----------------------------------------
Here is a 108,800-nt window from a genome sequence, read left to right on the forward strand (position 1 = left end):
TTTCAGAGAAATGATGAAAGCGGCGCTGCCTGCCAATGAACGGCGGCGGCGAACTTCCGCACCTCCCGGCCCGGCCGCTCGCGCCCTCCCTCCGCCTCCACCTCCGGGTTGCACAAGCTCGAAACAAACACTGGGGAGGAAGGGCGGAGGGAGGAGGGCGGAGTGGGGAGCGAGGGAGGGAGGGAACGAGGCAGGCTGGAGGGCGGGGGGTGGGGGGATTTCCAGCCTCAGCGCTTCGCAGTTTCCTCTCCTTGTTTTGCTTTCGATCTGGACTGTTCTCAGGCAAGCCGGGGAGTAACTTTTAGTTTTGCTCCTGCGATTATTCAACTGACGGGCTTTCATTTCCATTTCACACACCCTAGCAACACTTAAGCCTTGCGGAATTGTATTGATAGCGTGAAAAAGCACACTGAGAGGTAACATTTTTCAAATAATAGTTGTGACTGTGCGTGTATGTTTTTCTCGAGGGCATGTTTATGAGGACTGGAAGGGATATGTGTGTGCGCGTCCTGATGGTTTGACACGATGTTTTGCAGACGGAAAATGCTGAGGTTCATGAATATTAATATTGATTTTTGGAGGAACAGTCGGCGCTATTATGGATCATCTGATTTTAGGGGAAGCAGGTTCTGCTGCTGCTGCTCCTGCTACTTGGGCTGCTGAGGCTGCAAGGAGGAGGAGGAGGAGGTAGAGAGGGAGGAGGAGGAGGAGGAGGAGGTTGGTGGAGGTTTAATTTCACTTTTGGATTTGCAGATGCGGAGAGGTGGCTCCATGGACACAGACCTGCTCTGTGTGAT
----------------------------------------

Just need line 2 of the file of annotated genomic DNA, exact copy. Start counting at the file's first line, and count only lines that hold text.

TTTCAGAGAAATGATGAAAGCGGCGCTGCCTGCCAATGAACGGCGGCGGCGAACTTCCGCACCTCCCGGCCCGGCCGCTCGCGCCCTCCCTCCGCCTCCACCTCCGGGTTGCACAAGCTCGAAACAAACACTGGGGAGGAAGGGCGGAGGGAGGAGGGCGGAGTGGGGAGCGAGGGAGGGAGGGAACGAGGCAGGCTGGAGGGCGGGGGGTGGGGGGATTTCCAGCCTCAGCGCTTCGCAGTTTCCTCTCCTTGTTTTGCTTTCGATCTGGACTGTTCTCAGGCAAGCCGGGGAGTAACTTTTAGTTTTGCTCCTGCGATTATTCAACTGACGGGCTTTCATTTCCATTTCACACACCCTAGCAACACTTAAGCCTTGCGGAATTGTATTGATAGCGTGAAAAAGCACACTGAGAGGTAACATTTTTCAAATAATAGTTGTGACTGTGCGTGTATGTTTTTCTCGAGGGCATGTTTATGAGGACTGGAAGGGATATGTGTGTGCGCGTCCTGATGGTTTGACACGATGTTTTGCAGACGGAAAATGCTGAGGTTCATGAATATTAATATTGATTTTTGGAGGAACAGTCGGCGCTATTATGGATCATCTGATTTTAGGGGAAGCAGGTTCTGCTGCTGCTGCTCCTGCTACTTGGGCTGCTGAGGCTGCAAGGAGGAGGAGGAGGAGGTAGAGAGGGAGGAGGAGGAGGAGGAGGAGGTTGGTGGAGGTTTAATTTCACTTTTGGATTTGCAGATGCGGAGAGGTGGCTCCATGGACACAGACCTGCTCTGTGTGAT